The Taliban’s refusal to comply with Bush’s unconditional extradition demand was no different in principle than the U.S. government’s refusal to comply with Venezuela’s extradition demand. A refusal to comply with an extradition demand provides no just reason to go to war against another nation.
Using military means to bring bin Laden to justice has been a disaster. Not only has the military failed to capture bin Laden, it has become the biggest terrorist-producing machine in history. Every time it has killed or maimed people — people who had nothing to do with the 9/11 attacks — it has added more people to ranks of those who hate the United States and seek vengeance.
Contrast how the 1993 attack on the World Trade Center was handled. Some three years after the attack, Ramzi Yousef was captured by the police in Pakistan. He was extradited to the United States, stood trial in federal district court, and given a life sentence.
Wasn’t that a better way to handle things than to invade, bomb, and occupy Pakistan and assassinate Pakistanis?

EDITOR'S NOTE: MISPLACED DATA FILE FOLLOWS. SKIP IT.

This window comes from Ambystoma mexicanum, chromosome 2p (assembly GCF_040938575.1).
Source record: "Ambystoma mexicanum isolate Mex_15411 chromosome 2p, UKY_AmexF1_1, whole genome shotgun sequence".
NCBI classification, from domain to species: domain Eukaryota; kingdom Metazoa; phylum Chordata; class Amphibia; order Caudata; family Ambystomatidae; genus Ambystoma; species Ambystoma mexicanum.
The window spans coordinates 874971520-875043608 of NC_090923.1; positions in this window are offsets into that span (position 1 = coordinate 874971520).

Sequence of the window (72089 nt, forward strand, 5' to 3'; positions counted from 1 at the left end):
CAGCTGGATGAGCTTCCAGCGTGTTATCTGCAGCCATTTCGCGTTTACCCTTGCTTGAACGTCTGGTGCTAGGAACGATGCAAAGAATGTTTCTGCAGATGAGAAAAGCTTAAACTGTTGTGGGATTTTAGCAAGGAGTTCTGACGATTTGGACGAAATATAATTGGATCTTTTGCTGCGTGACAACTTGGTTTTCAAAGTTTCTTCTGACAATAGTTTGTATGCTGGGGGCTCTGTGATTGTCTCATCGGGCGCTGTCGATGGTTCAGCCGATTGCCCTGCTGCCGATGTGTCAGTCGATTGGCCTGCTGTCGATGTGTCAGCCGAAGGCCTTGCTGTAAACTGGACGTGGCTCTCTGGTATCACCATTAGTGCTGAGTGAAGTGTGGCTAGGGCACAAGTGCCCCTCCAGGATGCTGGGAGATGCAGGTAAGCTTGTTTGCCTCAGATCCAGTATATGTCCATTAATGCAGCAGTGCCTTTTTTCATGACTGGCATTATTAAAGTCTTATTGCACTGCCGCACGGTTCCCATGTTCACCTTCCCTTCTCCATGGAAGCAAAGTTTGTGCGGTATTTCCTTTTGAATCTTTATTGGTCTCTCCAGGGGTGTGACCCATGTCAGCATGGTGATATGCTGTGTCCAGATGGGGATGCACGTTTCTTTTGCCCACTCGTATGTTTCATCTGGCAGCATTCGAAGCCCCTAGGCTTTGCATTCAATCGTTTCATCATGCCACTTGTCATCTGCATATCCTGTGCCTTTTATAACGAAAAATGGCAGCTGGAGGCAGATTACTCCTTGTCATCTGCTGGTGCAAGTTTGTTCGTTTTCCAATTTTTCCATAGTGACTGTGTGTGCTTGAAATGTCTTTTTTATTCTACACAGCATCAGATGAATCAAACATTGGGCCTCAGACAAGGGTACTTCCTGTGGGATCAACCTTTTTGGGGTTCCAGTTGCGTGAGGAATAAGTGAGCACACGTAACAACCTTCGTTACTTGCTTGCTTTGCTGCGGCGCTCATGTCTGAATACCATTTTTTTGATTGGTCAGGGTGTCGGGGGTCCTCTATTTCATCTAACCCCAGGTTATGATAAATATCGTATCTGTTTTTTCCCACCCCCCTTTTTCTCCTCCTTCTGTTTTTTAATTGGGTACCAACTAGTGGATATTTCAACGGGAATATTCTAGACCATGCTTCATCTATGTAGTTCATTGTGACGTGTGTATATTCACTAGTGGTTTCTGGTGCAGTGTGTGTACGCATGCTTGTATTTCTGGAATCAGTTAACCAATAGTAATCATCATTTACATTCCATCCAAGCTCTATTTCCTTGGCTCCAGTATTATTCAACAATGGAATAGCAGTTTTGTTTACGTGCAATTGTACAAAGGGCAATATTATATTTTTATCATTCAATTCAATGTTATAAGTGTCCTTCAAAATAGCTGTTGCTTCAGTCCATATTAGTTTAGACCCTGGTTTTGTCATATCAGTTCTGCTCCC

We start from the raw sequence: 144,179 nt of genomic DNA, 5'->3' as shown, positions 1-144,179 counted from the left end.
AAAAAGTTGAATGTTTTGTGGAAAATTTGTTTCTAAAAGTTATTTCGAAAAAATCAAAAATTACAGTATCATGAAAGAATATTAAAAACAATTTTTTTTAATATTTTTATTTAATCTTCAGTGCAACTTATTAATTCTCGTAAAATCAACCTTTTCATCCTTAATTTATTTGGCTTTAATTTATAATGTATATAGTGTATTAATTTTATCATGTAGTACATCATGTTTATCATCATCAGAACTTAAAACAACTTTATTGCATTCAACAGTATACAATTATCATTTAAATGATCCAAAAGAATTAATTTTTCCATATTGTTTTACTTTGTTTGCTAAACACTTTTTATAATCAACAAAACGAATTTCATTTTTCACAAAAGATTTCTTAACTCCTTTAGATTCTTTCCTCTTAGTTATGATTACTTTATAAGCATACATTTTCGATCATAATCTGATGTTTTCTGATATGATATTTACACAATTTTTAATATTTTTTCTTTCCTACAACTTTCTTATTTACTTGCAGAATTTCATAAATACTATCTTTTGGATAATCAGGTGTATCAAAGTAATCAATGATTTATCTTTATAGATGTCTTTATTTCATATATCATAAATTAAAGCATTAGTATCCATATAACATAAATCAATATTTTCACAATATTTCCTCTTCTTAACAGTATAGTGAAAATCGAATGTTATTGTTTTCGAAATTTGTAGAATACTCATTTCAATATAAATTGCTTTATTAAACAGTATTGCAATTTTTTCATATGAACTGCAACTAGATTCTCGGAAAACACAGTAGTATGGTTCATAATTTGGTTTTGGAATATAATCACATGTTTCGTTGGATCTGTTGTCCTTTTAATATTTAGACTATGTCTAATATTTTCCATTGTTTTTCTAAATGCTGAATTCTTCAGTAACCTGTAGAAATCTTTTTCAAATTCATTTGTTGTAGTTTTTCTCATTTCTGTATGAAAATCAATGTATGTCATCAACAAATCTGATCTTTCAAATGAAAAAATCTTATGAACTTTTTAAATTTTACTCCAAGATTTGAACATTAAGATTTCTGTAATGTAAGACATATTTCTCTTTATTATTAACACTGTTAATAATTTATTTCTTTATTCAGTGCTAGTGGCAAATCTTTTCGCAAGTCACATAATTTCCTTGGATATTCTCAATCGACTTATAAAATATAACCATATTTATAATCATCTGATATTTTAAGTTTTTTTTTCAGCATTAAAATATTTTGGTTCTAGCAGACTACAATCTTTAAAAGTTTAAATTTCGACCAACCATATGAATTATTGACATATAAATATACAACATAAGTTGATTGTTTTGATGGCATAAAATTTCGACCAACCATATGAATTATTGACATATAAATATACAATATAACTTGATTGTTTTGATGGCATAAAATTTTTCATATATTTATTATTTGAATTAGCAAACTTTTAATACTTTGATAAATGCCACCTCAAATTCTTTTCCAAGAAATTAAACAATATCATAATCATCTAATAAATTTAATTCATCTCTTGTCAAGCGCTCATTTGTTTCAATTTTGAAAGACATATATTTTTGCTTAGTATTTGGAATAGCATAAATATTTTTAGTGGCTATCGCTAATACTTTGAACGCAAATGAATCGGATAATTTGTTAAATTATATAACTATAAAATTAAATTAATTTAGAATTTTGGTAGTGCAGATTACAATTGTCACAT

Another example: Mir Aimal Kasi, the man who shot CIA employees near CIA headquarters in Virginia. He too was a Pakistani. Four years after the attack, he was taken into custody in Pakistan, sent back to the United States, stood trial in federal district court, and given the death penalty.
Again, no invasions, occupations, or assassinations. Just patient police work and judicial processes.
After 10 years of invasion, occupation, torture, killings, incarcerations, renditions, assassinations, death, destruction, anger, hatred, and the constant threat of terrorist retaliation, it’s time to admit that the military invasion of Afghanistan, like that of Iraq, was horrible wrong. Not only did it fail to capture bin Laden, it killed and maimed countless innocent people in the process, placing Americans in constant jeopardy of retaliation.
There is also the possible financial bankruptcy of the U.S. government to consider as well.
It’s time to admit wrong and bring the troops home, immediately.
Jacob Hornberger is founder and president of The Future of Freedom Foundation.